estimated system (F(k),G(k)) must be uniformly stabilizable.


Definition: The system (F(k),G(k)) is uniformly stabilizable if there

exists an integer r > 1, a constant q and a uniformly bounded sequence

L(k) such that

t+r-1
n n (F(k)-G(k)L(k))ll k=t
where

t+r-1
n (F(k)-G(k)L(k)) = (F(t+r) G(t+r)L(t+r))x
k=t

(F(t+r-1) G(t+r-1)L(t+r-1)) ... (F(t) G(t)L(t)).


Theorem: Assuming the system (F,G) is stabilizable, the parameter

estimator possesses the three required properties, and the estimated

system (F(k),G(k)) is uniformly stabilizable, the control law u(k) =

-L(k)x(k) described by (2-5)-(2-7) will result in a globally stable

closed-loop system in the sense that the system input and output

converge to zero for any initial states in the plant and observer

(Samson and Fuchs [12]).









In order to prove global stability, Samson and Fuchs must assume

the estimated system (F(k),G(k)) is uniformly stabilizable. Unfortu-

nately, this stabilizability condition cannot be checked a priori which

means global stability of the adaptive regulator cannot be guaranteed.

If the least-squares estimator is used, the assumption that (F(k),G(k))

is uniformly stabilizable is equivalent to requiring that (F ,G ) is

stabilizable where F = lim F(k) and G = lim G(k).

As previously mentioned, the problem of avoiding singular limit

points is common to all indirect adaptive controllers. Until the recent

work of Lozano-Leal and Goodwin [21], De Larminat [22] and Kreisselmeier

[23], the only way to avoid a singular limit point was to require a
persistently exciting input which would force the parameter estimates to

converge to the true system parameters. This approach has been devel-

oped by a number of individuals, see for example [4-9]. The idea is to

use an external input with many different frequencies which enriches the

input/output information allowing perfect identification of the system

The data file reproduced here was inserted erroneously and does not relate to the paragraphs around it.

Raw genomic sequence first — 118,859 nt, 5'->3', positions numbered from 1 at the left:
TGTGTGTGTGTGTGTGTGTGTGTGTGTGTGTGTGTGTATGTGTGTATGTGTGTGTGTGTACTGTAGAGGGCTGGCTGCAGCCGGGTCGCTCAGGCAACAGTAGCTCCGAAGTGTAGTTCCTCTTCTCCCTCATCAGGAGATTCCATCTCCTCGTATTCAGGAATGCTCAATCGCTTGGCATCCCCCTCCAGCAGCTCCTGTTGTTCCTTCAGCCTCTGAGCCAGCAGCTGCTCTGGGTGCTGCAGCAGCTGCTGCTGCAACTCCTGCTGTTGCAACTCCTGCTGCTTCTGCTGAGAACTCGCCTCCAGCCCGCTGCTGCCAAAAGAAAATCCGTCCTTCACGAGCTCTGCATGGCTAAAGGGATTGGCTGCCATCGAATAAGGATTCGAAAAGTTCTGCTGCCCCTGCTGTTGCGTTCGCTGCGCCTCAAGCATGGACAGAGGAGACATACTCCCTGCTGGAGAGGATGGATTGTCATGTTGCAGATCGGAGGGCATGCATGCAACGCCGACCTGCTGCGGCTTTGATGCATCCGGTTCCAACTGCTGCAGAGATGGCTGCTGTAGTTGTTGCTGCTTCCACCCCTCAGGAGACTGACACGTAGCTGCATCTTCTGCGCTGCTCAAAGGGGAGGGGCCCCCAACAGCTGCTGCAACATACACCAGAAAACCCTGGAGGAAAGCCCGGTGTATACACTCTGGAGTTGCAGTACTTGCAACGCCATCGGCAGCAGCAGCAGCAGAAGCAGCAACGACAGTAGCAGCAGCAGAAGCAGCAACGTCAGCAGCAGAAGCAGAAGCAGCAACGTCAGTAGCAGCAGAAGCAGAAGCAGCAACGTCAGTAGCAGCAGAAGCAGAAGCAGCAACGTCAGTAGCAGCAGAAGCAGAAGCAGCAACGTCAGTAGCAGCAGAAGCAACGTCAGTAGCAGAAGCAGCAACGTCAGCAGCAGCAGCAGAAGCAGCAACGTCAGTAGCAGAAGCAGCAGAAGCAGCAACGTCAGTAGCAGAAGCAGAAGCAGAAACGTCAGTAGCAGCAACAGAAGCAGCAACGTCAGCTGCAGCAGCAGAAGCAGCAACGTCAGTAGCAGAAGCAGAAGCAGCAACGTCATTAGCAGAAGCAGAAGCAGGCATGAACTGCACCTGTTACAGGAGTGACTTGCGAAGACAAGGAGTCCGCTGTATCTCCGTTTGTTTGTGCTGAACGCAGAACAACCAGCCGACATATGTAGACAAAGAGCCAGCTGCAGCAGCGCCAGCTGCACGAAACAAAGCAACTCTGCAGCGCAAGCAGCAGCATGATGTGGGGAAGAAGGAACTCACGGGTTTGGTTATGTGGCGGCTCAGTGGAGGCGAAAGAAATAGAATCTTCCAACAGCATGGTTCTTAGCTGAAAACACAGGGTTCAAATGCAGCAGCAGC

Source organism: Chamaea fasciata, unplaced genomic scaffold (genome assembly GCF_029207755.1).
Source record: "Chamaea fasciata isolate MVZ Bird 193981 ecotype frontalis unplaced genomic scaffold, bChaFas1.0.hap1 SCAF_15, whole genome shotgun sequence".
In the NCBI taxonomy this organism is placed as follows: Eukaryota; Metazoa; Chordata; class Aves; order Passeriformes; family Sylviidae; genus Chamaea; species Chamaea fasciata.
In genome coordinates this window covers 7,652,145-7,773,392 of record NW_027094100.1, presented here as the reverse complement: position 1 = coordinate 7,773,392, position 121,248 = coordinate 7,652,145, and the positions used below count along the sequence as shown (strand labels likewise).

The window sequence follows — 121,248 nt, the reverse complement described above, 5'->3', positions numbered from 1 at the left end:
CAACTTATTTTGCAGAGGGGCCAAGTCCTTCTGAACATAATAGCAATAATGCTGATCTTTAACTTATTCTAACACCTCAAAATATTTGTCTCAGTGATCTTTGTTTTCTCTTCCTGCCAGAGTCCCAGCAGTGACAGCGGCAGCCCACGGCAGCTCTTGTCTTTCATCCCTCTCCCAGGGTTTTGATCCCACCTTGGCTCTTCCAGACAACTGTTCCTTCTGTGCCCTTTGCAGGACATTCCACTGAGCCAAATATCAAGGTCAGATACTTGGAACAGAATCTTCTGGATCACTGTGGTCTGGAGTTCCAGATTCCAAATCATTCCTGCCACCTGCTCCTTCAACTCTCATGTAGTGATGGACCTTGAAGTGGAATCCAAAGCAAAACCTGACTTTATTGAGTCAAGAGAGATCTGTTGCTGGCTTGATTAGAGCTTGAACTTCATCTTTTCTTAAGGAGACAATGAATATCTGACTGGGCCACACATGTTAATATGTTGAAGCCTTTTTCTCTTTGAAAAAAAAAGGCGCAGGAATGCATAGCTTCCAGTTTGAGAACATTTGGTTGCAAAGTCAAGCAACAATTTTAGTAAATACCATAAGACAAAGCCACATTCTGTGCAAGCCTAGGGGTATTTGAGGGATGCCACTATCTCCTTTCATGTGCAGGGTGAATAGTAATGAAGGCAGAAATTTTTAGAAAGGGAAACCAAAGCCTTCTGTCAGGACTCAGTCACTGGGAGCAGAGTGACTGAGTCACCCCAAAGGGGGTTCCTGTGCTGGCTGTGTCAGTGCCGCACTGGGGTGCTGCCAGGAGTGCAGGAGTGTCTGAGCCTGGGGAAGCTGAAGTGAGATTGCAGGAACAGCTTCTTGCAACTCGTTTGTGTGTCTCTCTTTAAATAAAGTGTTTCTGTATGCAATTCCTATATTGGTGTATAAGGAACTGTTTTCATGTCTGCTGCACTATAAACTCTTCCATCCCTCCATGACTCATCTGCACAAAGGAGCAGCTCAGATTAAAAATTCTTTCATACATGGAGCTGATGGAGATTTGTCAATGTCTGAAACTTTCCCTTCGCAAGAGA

parameters. As discussed in [15-16], indirect adaptive controllers

which require a persistently exciting input are not robust. Since the

adaptive closed-loop system is inherently time-varying and nonlinear,

any uncertainty in the plant could counteract the exciting input. The

problem of choosing a persistently exciting input in the presence of

unmodeled plant dynamics has not been completely resolved.

Lozano-Leal and Goodwin [21] developed an estimation scheme which

gives nonsingular parameter estimates at each point in time and in the

limit for SISO linear discrete-time systems. They modify (when neces-

sary) the parameter estimates generated from the least-squares estima-

tion algorithm with data normalization. This modification allows them









to prove global stability of an adaptive pole placement scheme without

requiring a persistently exciting input. It is, however, possible for

the parameter estimates to converge to a point that is near a singular

point, in which case the controller gains may be large. Also, a MIMO

version of the algorithm is not available at the present time.

De Larminat [22] has also proposed a parameter estimation scheme

that does not yield singular points. He assumes a priori knowledge of a

space G which contains the actual system parameters and is devoid of

singular points. He then introduces a modification to the estimates

obtained from the standard least-squares algorithm. The modification is

only required for a finite period of time and produces estimates which

belong to G for all time. Although his modification prevents conver-

gence near a singular point, De Larminat's recursive procedure is not as

explicit as the one proposed by Lozano-Leal and Goodwin [21].

As in the case of De Larminat, Kreisselmeier [23] assumes prior

information on the system parameters is available. Specifically, he

assumes that the components ei of the system parameter vector e lie

within a known bounded interval [emin ax He then modifies the
i i
identification scheme for SISO continuous-time systems to force the

parameter estimate of 0i to converge to the set [m, inmax] for every

i. Kreisselmeier also assumes that for each e with ie C [0in ', axI

there is a feedback control system with a prescribed degree of stabil-

ity. This condition can be checked a priori since it does not involve

the parameter estimates. With these assumptions, Kreisselmeier proves